ArtsAutosBooksBusinessEducationEntertainmentFamilyFashionFoodGamesGenderHealthHolidaysHomeHubPagesPersonal FinancePetsPoliticsReligionSportsTechnologyTravel

Mexican Road Trip

Updated on April 6, 2013

California to Acapulco and Back

In 1962, myself and 4 other guys decided to drive from Los Angeles (well actually Rialto, CA) to Acapulco, Mexico and back. It took two weeks and we didn't return with a car. Yes, it began with five guys and an old 1948 Plymouth station wagon that belonged to the oldest in the group. There were a couple of wild cards in this hand - 1: the Plymouth had loose steering and 2: one member of the group had a personal problem, but more on that later.....

The Road Trip Plan.....

We were to begin at the far upper left of the map in Rialto, California (which is 60 miles east of Los Angeles, where I lived). The plan was to take turns driving and drive straight through to Mexico City and then on to Acapulco which was our ultimate goal.

The five of us met at my cousin Roger's house in Rialto and began our trip from there. We immediately noticed that the steering on the old Plymouth wagon was very loose and unresponsive, causing some minor weaving. Each of us brought enough money to last for 2 weeks. We drove to Phoenix, AZ, then to Tuscon, and then on to the border town of Nogales. Before crossing the Mexican border we were warned not to stop for any dead cows in the road as it could be an ambush or hold-up or ?. That was an exciting thing to hear. From Nogales, we drove south to Guaymas, Obregon, Los Moches, Culiacan and eventually arrived in the resort of Mazatlan.


Mazatlan in the early '60s looked very different than it does today. When we pulled off the highway all we could see was miles of empty white sandy beaches, with maybe a hotel or two off in the distance. We all left the car and ran towards the water. The sand was hot and none of us had swim trunks so we decided to go in wearing our underwear. The water and the air were the same temperature so it was an amazingly pleasant sensation.

After awhile we noticed that there were a couple officers walking around our car and looking at the suitcases that we had tied to the roof. One of our group, who was also the oldest, spoke fluent Spanish so he was able to communicate. They said that we had too many suitcases outside of the vehicle, but that it was no problem if we just paid them $5 American. We paid and they added that it would be nice if we put our pants back on.

$5 dollars came in handy at various points along our trip. It seemed to be the magic number.


The thing that I remember most about Guadalajara was that it was hilly and made our car's steering even more interesting. The shopping districts were colorful, the people were friendly and we had our CocaColas and Cervezas (being very careful not to drink the water).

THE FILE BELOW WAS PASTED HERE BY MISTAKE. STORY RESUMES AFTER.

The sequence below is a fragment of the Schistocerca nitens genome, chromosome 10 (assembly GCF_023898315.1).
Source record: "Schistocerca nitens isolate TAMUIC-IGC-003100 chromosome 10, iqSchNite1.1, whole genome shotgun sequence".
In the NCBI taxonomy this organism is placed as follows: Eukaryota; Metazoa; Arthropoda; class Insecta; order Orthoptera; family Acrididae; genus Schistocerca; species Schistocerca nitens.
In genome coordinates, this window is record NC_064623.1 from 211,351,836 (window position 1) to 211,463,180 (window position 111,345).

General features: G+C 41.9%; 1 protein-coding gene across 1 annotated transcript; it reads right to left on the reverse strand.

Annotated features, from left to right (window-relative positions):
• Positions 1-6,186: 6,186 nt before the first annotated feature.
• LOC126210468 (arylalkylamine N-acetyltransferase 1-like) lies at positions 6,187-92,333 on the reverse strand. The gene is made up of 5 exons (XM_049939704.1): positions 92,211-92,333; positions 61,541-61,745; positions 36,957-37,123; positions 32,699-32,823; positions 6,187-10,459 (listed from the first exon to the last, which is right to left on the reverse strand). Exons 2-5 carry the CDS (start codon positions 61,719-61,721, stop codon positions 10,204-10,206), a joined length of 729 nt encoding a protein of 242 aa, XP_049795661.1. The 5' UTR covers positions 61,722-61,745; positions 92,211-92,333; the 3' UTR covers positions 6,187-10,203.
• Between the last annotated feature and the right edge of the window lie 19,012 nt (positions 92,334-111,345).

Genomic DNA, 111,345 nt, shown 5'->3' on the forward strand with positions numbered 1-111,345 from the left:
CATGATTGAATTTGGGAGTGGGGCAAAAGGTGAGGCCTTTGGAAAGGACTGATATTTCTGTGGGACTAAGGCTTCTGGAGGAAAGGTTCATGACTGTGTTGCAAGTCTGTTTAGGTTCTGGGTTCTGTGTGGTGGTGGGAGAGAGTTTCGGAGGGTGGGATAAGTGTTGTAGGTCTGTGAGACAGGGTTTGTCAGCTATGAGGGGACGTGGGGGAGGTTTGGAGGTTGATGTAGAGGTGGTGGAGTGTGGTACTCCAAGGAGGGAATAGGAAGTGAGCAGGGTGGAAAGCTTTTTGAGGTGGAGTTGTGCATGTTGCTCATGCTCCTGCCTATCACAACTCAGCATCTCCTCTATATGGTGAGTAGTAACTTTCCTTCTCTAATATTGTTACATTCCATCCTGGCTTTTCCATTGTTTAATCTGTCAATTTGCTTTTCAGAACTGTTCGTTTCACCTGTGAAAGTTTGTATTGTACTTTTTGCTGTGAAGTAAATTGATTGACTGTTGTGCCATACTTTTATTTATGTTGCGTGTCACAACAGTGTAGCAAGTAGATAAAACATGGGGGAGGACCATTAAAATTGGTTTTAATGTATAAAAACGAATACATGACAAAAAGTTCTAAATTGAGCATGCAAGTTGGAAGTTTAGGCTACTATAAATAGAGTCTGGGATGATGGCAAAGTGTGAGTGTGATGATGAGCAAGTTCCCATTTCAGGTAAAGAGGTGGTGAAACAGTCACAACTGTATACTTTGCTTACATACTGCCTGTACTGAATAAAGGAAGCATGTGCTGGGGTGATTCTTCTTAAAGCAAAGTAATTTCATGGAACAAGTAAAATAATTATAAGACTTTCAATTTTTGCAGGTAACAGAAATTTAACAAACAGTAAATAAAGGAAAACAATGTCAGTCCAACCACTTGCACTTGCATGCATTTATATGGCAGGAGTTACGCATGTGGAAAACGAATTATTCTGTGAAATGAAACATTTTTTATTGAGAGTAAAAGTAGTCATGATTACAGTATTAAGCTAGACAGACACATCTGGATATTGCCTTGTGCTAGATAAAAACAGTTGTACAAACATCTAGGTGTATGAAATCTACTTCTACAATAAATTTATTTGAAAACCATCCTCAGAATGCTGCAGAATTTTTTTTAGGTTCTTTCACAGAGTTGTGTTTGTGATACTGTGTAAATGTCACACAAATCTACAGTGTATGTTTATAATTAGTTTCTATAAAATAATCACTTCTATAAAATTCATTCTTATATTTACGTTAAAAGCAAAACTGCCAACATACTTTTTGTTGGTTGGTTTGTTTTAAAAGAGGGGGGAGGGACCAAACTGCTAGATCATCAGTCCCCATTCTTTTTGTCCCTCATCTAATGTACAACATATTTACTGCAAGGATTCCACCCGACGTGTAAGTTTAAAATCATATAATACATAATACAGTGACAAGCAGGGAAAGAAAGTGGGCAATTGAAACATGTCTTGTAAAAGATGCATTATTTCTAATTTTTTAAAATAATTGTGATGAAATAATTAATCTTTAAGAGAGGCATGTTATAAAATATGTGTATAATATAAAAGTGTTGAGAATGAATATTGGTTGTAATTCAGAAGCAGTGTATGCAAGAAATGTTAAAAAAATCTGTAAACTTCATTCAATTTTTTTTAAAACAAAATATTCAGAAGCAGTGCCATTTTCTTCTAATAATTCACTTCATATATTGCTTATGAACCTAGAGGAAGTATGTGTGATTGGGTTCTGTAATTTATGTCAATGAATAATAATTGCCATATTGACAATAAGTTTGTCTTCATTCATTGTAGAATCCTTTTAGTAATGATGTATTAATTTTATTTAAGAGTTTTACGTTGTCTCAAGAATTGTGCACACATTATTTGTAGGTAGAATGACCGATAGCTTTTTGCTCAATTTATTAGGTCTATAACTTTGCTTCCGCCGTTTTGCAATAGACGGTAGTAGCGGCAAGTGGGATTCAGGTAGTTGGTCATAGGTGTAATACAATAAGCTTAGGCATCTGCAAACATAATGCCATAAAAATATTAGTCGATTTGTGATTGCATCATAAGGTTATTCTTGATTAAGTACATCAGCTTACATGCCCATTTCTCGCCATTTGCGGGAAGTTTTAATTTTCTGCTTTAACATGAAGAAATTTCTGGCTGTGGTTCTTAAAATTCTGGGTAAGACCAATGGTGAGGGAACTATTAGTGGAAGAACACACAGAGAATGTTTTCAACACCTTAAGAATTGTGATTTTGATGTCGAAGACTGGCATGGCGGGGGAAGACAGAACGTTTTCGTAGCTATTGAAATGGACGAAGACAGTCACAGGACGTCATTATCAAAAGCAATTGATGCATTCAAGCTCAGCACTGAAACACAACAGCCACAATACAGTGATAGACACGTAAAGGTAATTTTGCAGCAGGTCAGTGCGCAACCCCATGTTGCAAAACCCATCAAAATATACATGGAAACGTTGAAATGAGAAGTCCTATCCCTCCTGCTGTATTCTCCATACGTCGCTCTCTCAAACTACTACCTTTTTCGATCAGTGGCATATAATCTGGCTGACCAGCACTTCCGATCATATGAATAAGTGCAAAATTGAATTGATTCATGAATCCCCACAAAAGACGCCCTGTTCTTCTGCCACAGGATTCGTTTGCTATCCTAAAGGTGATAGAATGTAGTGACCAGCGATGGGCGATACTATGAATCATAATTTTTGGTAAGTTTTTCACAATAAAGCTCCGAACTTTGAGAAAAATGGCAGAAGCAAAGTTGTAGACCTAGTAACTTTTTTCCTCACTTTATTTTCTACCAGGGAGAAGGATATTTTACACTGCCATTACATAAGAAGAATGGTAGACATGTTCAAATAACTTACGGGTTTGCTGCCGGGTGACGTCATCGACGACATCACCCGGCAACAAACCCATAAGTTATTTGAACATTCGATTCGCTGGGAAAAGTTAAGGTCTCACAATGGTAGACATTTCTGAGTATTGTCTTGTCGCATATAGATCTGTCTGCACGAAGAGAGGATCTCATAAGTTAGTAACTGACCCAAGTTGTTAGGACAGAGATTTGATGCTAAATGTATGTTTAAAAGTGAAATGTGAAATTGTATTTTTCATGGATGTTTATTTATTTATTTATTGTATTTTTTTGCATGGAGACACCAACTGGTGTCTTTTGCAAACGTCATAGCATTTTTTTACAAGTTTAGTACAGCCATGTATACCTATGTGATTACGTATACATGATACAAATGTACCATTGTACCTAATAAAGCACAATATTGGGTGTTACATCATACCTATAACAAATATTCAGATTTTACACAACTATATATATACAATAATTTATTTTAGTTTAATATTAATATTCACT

We Arrive in Mexico City

It was late in the afternoon when we reached Mexico City and since we were on a shoestring budget we looked for a hotel room (s). We found a very reasonable one and when we checked it out we found out why. We opened the shower curtain and there were a couple hundred big black cockroaches all over the white tile walls. The management took care of the problem, but we didn't sleep well that night.

Our elder traveler that spoke the language arranged for us to meet with a native friend and he took us on a tour of one of the better museums and then on to see the University of Mexico and the incredible mosaic murals there.

The Sights and Sounds of The City

I remember driving the streets of Mexico city and the streets seemed to go all over the place (multi-directional). We were, of course, ogling the girls and noticed that most of them were wearing stylish dresses and high heels, especially in the downtown business districts. It seemed like other drivers were pretty relaxed about traffic lights and everyone seemed to be in a hurry. I remember hearing a lot of horns. Little did I know that forty years later I would be driving in downtown Paris, and it would be a whole lot worse.

The Pyramids

We took a little trip outside of Mexico City to see some pyramids that we'd heard about. We climbed to the top and were huffing and puffing when we got to the top. It was worth the climb and we were rewarded with a spectacular view. At the base of the pyramid were some vendors that were selling little pre-colombian hand made statues and I bought a couple of them to take back to the States.